Margaret is a 65 year old lady with diabetes mellitus. She suffers from chronic urinary tract infections and her GP has prescribed trimethoprin. When Margaret collapsed at home, her daughter successfully performed cardiopulmonary resuscitation until paramedics arrived and re-established cardiac output. She was taken to the local Accident & Emergency Department, where ECG monitoring showed unsustained runs of polymorphic ventricular tachycardia (Torsades de Pointes) with prolonged QT intervals. On admission, Margaret’s vital signs were: BP 93/72; HR 59bpm; and QTc514 on ECG.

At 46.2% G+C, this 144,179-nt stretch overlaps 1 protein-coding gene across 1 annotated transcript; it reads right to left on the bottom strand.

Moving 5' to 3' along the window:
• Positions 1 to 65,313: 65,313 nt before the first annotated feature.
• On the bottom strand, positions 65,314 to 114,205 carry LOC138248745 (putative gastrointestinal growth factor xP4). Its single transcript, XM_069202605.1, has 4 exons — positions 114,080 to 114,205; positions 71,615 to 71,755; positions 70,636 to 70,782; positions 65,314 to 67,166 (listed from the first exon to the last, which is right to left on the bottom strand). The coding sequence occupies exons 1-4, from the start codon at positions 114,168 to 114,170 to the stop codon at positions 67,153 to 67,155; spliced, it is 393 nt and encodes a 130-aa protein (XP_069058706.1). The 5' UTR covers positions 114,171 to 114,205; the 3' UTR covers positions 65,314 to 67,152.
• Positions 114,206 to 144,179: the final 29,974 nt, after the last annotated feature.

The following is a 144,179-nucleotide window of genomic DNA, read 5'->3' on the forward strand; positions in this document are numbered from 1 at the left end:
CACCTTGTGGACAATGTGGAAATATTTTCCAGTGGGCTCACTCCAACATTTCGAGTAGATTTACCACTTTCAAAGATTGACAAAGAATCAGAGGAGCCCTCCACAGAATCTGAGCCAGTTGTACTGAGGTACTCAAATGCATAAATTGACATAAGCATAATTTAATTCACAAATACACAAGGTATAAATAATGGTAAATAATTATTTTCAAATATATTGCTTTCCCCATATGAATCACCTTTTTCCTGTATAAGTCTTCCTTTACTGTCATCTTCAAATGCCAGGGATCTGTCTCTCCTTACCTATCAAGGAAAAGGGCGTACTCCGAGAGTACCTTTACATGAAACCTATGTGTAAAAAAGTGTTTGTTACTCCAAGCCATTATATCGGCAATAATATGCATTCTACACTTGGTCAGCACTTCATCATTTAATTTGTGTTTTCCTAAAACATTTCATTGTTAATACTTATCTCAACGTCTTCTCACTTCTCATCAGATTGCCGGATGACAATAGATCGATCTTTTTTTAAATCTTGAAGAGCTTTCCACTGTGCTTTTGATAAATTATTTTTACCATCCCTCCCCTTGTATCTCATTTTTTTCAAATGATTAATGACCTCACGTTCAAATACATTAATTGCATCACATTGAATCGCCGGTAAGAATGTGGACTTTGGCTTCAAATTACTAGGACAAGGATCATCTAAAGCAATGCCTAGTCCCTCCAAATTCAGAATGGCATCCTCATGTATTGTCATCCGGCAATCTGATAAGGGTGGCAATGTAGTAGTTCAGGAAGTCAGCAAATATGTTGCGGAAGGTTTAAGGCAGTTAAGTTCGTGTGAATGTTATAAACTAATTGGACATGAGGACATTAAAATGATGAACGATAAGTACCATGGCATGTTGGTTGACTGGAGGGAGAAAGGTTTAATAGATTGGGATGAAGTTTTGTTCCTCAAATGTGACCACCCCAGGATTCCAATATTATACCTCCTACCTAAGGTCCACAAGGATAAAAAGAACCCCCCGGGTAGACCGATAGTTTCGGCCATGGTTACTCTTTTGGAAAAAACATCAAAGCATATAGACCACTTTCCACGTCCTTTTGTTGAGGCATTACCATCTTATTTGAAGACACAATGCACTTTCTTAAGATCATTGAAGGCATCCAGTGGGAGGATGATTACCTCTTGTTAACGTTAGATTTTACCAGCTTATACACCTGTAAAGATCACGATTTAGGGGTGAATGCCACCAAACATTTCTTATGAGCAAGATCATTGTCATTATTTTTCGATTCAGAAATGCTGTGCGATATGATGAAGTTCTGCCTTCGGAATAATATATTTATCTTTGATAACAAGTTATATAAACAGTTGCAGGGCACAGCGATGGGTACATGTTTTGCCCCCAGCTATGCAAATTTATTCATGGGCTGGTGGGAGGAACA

Torsades de Pointes is a specific form of polymorphic ventricular tachycardia (PMVT), occurring in the context of QT prolongation and characterised by rapid QRS intervals. Prolongation of the QT interval can increase a person’s risk of developing this abnormal rhythm. Torsades de Pointes is diagnosed when there is PMVT and QT prolongation together.